After 1200, the church probably suffered great damage in a fire during the Latin invasion, was repaired around 1300 and the substructure of the church was transformed into a mausoleum. The most obvious visible indication of this is the fresco portraying Virgin Mary and a woman bani ? next to her on the northern wall. Within the substructure of the church, on the southeastern wall, a fresco depicting a woman and Hodegetria Miriam (She who shows the Way) was discovered. Thus, it is understood that following the repairs that the substructure sustained during Palaiologos’s reign, the structure was used as a burial place for the first time. While the women’s monastery, with which the church was affiliated was an accommodation for noblewomen of the royal family in the tenth and eleventh century, it was converted into a men’s monastery around 1315 under the reign of Palaiologos. The substructure carries the church structure with the support of four columns that are spolia headers.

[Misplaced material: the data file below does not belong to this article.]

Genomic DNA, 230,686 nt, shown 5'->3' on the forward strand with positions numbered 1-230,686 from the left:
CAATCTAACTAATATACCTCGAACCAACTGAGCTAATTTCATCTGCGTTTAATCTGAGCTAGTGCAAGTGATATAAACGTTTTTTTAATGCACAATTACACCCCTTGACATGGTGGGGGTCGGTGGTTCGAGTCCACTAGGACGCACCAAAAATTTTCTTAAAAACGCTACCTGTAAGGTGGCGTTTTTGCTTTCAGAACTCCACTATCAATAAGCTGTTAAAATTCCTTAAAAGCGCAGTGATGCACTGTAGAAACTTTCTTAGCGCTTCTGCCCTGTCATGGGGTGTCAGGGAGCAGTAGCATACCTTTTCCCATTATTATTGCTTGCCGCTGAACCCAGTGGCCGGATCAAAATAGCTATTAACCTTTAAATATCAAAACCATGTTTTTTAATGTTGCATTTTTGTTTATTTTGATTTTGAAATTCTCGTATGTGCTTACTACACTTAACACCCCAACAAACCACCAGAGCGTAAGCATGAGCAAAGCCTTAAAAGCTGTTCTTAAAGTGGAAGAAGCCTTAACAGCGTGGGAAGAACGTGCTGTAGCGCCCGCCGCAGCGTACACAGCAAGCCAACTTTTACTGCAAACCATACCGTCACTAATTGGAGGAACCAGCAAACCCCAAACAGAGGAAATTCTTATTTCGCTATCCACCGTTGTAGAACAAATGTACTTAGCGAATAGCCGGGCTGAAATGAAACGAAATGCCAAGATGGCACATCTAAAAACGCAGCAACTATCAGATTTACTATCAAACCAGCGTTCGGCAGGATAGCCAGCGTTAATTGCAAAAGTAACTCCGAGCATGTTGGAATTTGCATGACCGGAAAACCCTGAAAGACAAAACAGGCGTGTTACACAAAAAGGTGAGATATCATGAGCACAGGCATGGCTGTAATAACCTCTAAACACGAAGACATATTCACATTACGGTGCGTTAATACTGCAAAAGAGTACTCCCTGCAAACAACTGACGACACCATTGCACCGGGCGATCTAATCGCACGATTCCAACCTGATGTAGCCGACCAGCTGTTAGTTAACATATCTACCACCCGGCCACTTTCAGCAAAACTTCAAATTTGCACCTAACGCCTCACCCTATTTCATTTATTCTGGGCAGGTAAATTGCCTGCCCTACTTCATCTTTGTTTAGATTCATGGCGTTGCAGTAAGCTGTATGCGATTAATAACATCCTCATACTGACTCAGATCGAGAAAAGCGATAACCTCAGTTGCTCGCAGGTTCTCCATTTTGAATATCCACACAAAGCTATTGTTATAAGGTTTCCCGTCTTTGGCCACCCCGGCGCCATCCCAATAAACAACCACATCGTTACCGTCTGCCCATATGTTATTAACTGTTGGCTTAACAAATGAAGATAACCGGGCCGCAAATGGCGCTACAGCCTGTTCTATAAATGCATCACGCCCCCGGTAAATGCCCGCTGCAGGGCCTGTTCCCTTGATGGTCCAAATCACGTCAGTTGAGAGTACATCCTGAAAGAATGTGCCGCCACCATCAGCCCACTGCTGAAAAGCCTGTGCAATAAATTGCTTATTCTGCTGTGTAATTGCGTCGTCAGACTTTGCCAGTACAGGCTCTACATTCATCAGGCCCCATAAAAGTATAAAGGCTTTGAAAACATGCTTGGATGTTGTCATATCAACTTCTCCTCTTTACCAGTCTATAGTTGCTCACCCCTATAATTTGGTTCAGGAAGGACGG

The sources mention that there was a senior center and a hospital except the rotunda and mausoleum. Myrelaion hospital continued to exist until the fourteenth century.
Mentioned around 1400 for the last time in the sources, no information is available on the Myrelaion Monastery Church regarding its condition in the aftermath of the conquest. However, the general belief is that Mesih Ali Paşa transformed the building into a mosque in the reign of Bayezid II (1481-1582). The structure was continuingly used as a mosque until the fire in 1911. Two restorations were carried out on the structure in 1964-1965 and in the late 1980s.
The building is in cross-in-square plan. The barrel vaults supporting the umbrella dome give the structure a look of undulating eaves in the outer cover. A terrace is found in the southern side of the building that consists entirely of bricks. This section was probably designed for a parecclesion (a vault that was put as an annex to the church where the body of the donor is placed).